Iron Throne

App review by
David Chapman, Common Sense Media
Iron Throne App Poster Image
Confusing fantasy combat lacks identity, clear player goals.

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A lot or a little?

The parents' guide to what's in this app.

Ease of Play

Game is a mix of various game clichés, genres, but never effectively guides players through any of them. Tutorials tell you what to do, but not why, leaving you to figure out most of the mechanics on your own.


Heroes and armies face off in battle against one another using a variety of medieval weapons and magic. Although there are large numbers of troops shown in battle, as well as close-up cutscenes, there's no blood or gore. Instead, defeated enemies simply fade from the battlefield.


Many in-app package purchases for everything from VIP experience to building materials to temporary gameplay boosts. Progression takes much longer without spending any actual money on the game.

Drinking, Drugs & Smoking

What parents need to know

Parents need to know that Iron Throne is a fantasy-based strategy role-playing game available for download on Android and iOS devices. The game combines various elements from different game genres, including strategic warfare, city building, role-playing, and online competitive multiplayer action. The combination of these genres into one package can be a bit overwhelming, especially considering the lack of in-game help. Violence is a regular focus of the game, though the action on-screen avoids the use of blood or gore. Finally, while the main adventure is free to play, there's a heavy focus on in-game purchases, encouraging players to spend real money on extra resources, timed gameplay boosts, and special "VIP" status perks.

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What's it about?

IRON THRONE introduces players to the Tellurian Empire, a land of powerful magics, ancient dragons, and a constant struggle between those gifted with the ability to command those forces. History tells of a time when the Empire had fallen to Infidus, a magic user corrupted by the temptation of dark magic. To stop Infidus, the great wizard Liveratus unleashed the power of an ancient artifact, hurling Infidus into the Dimensional Void. Unfortunately, this act broke the world and drained it of magic. Now, after centuries of peace, the Dimensional Void has begun to open once more, and Infidus and his dark armies are returning. As a descendant of ancient powerful magicians, you now hold in your hands the fate of the Empire. You must restore your castle and bring magic back to the land. You'll have to recruit great heroes from distant lands and lead grand armies into battle against the encroaching darkness. Live up to your heritage, build a new legacy, and lead your people to a new Golden Age.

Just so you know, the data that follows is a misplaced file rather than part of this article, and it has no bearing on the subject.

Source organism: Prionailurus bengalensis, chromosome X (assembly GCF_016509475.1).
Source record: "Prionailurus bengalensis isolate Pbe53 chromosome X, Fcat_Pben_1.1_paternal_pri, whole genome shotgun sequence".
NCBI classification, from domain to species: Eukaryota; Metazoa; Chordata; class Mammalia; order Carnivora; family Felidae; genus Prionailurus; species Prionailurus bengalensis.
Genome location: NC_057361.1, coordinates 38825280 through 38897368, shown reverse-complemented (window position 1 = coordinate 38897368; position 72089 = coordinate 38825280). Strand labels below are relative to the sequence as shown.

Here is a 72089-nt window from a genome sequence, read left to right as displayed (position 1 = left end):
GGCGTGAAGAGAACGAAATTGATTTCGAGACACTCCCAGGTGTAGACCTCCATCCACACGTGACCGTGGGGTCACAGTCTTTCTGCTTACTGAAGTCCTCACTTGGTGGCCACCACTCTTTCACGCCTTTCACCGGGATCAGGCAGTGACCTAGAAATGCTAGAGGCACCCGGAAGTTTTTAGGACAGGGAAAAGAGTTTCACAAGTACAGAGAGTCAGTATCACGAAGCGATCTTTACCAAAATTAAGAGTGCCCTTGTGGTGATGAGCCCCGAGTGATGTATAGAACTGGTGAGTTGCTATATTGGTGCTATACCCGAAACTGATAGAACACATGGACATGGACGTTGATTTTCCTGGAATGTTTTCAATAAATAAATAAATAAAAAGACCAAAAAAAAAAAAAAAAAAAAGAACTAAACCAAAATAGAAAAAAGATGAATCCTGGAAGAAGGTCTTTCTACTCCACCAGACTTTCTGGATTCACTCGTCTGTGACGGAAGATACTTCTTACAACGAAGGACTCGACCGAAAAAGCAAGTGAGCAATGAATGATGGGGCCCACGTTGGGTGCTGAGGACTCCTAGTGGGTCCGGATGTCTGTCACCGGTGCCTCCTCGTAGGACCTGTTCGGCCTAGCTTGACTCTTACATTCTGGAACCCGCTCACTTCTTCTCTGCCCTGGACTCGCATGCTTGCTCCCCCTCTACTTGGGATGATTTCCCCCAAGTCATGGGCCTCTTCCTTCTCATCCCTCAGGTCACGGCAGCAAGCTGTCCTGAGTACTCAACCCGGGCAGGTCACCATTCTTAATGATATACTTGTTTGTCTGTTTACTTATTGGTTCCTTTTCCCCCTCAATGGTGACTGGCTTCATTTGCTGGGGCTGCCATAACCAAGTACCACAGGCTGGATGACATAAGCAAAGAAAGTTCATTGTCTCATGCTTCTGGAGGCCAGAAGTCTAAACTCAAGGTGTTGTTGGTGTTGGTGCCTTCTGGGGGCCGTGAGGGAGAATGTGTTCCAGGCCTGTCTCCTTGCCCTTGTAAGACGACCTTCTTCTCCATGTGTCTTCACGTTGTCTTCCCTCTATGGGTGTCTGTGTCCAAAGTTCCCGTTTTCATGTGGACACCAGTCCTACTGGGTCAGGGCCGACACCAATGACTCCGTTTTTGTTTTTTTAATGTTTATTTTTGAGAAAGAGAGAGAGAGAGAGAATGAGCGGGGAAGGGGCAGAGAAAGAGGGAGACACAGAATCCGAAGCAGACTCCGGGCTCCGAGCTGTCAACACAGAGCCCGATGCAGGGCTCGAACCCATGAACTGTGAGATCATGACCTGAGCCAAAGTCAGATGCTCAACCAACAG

Is it any good?

Sometimes app developers try to take what's popular, and then add new elements to come up with something that feels both familiar and original -- but this game winds up being a confusing mess. Iron Throne takes a complicated approach, tossing everything and every genre the developers could find into the mix at once, hoping for the best. One minute, it's a city building sim, tasking players with building and upgrading a grand castle while collecting and maintaining precious resources. The next minute, it tosses players into epic scale battles with two or more massive armies vying for dominance. It's also got a story-based role-playing element, online deathmatch, and even the ever-popular battle royale formula crammed in for good measure.

This is a game that doesn't ever seem to know what it wants to be. Making matters worse, in its effort to try to do everything at once, Iron Throne never excels at any particular part. Adding to the frustration, the game tends to tell players what they should be doing, but never explains why. When you're maintaining the castle, expect to spend a lot of time in menus trying to figure out which buildings help certain strategic actions, while also keeping your fingers crossed that you won't forget something important in the confusion. In the battle sequences, the game tells you how to position troops, but not what advantages those changes might give. The role-playing aspect is hampered by a cobbled-together story that feels barely half-written. In the end, Iron Throne feels like something that could have been an epic fantasy but winds up a disjointed (yet visually gorgeous) mess.

Talk to your kids about ...

  • Families can talk about violence in gaming. What are some of the ways that violence is portrayed in mobile games? Does the setting (i.e., medieval fantasy vs. modern combat) affect the impact the violence can have on younger players?

  • Discuss in-app purchases. What are some of the ways that games like Iron Throne try to monetize the gaming experience? How difficult is it to play without spending money, and what limits should be put on the amount of money spent?

  • Talk about strategy and tactics. Games like Iron Throne focus on strategically maneuvering your troops for success, but can you use the tactics from this game in other games? What about using them in real-life situations?

App details

Our editors recommend

For kids who love fantasy

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